Security staff at the Atlantis Casino resort in the Bahamas are today proudly announcing the casino robbery foiled by quick thinking reactions from those involved, despite the fact that the would be criminals sprayed the area with pepper spray and at least sixteen employees had to be taken to hospital in order to make sure that there were no ill effects as a result of this.
According to officials representing Kerzner International Bahamas, which runs the resort complex, no patrons at the casino were aware of the attack because it took place in an employee-only area, behind the facade of the cashier cages where you can collect your winnings and convert your chips back into cash. The suspects, all three of them native to the Bahamas, sprayed the area with pepper spray in an attempt to incapacitate the staff and then attempted to get away with the cash that was stored safely within the cage area. However, resort security were easily able to apprehend them, handing them over into the custody of the Royal Bahamas Police Force soon afterwards.
Executive George Markantonis had nothing but praise for those involved in the incident. He said that “security teams did an outstanding job in apprehending the perpetrators”, and the only fallout for those in the area seems to be that access to Paradise Island via the bridge was temporarily disrupted. All sixteen of those take to hospital were expected to recover very well, and this is a great example of a team working together in one of the most important employment areas in the Bahamas. With over seven thousand workers at Atlantis and covering around three quarters of the island on which it is situated, it clearly turns over enough to make it a massive target, but it will take more than three novices with a can of pepper spray to pull off something this ambitious.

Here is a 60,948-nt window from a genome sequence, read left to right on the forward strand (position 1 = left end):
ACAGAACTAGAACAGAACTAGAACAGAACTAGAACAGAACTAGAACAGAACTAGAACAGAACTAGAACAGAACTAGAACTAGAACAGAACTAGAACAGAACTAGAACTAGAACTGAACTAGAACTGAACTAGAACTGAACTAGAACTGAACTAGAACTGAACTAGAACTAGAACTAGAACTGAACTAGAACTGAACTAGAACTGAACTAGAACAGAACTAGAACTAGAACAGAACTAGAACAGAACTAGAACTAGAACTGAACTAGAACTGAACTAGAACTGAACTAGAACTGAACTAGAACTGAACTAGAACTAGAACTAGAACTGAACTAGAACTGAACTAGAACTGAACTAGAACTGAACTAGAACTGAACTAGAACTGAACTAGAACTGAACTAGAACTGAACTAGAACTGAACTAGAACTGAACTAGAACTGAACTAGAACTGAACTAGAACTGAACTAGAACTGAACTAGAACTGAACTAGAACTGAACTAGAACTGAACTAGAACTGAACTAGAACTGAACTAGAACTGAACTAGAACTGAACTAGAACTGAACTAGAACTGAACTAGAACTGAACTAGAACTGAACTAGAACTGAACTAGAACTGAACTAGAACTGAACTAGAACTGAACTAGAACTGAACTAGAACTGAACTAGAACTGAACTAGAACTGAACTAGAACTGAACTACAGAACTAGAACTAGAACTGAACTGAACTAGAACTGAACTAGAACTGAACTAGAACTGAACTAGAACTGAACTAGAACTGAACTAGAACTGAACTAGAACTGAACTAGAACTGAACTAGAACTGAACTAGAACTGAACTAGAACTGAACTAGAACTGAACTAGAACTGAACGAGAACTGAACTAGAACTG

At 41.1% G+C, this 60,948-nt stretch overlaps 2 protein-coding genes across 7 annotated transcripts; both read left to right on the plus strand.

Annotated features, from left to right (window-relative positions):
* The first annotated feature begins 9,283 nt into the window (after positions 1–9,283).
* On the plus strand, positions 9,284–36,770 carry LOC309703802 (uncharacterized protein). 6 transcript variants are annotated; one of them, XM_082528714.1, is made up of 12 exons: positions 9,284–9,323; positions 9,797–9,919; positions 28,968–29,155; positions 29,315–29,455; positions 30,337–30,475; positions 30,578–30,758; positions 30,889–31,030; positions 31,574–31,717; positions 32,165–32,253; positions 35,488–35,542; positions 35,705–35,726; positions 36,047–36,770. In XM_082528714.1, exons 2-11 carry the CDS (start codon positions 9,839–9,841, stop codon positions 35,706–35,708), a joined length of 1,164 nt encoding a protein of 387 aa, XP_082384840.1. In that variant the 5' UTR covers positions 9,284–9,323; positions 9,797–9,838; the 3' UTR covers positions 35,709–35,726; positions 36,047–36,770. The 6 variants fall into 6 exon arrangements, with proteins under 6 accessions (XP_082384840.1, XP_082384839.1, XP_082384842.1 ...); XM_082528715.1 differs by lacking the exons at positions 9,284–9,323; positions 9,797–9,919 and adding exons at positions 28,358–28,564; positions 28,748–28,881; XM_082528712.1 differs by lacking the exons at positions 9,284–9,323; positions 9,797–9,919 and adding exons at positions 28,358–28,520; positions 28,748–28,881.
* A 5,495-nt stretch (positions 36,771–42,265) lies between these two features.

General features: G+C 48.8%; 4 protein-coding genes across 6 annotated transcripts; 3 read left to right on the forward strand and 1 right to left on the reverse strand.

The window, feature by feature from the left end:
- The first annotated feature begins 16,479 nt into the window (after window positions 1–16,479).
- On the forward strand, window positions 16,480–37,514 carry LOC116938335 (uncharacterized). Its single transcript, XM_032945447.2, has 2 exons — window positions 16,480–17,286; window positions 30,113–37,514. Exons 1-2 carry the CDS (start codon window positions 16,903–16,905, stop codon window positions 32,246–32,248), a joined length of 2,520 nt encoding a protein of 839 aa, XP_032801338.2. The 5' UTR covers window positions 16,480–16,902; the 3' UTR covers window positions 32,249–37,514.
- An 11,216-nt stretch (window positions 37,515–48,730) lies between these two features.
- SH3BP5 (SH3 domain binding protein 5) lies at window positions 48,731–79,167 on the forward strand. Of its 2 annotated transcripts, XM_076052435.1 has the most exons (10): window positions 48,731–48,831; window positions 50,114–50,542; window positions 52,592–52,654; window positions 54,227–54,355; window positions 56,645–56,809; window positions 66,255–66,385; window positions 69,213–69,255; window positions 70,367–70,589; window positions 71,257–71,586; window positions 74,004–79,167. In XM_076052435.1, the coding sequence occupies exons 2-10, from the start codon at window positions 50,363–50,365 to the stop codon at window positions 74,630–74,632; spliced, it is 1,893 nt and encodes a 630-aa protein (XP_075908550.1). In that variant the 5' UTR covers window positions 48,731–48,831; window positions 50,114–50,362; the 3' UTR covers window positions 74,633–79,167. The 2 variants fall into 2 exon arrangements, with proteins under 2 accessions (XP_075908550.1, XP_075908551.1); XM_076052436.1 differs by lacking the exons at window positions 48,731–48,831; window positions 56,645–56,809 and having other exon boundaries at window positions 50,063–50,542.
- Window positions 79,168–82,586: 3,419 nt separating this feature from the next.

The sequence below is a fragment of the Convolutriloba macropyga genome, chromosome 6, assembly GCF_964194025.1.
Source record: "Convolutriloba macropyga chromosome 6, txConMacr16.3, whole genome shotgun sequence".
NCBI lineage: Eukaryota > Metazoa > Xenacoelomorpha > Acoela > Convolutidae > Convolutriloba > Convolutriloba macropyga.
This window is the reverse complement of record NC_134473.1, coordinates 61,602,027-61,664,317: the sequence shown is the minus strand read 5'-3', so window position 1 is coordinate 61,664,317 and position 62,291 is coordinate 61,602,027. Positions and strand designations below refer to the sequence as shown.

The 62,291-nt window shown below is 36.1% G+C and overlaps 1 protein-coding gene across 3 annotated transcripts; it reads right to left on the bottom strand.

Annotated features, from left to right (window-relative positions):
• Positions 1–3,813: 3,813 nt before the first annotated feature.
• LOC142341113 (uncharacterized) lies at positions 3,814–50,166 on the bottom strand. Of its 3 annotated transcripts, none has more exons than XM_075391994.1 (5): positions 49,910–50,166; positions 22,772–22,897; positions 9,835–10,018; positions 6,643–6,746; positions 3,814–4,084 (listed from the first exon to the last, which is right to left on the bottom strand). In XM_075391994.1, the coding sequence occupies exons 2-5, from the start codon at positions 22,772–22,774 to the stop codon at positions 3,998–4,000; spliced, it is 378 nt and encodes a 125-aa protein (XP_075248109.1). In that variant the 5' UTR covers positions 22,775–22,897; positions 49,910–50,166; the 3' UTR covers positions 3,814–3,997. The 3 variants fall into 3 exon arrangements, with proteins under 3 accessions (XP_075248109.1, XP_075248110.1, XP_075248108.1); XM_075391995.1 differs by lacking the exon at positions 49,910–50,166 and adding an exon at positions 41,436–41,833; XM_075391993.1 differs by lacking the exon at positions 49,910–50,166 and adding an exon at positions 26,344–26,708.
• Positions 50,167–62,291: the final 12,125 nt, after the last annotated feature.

They did not exactly hit the slot machine jackpot here, and this is just one of the many examples out there of crackpot schemes that robbers come up with when intending to target casinos. Security is a high priority in the industry and so these attempts rarely work, especially on a large scale – how often do we see reports of failed attempts, and how rarely do we hear of something being pulled off without the culprits being discovered?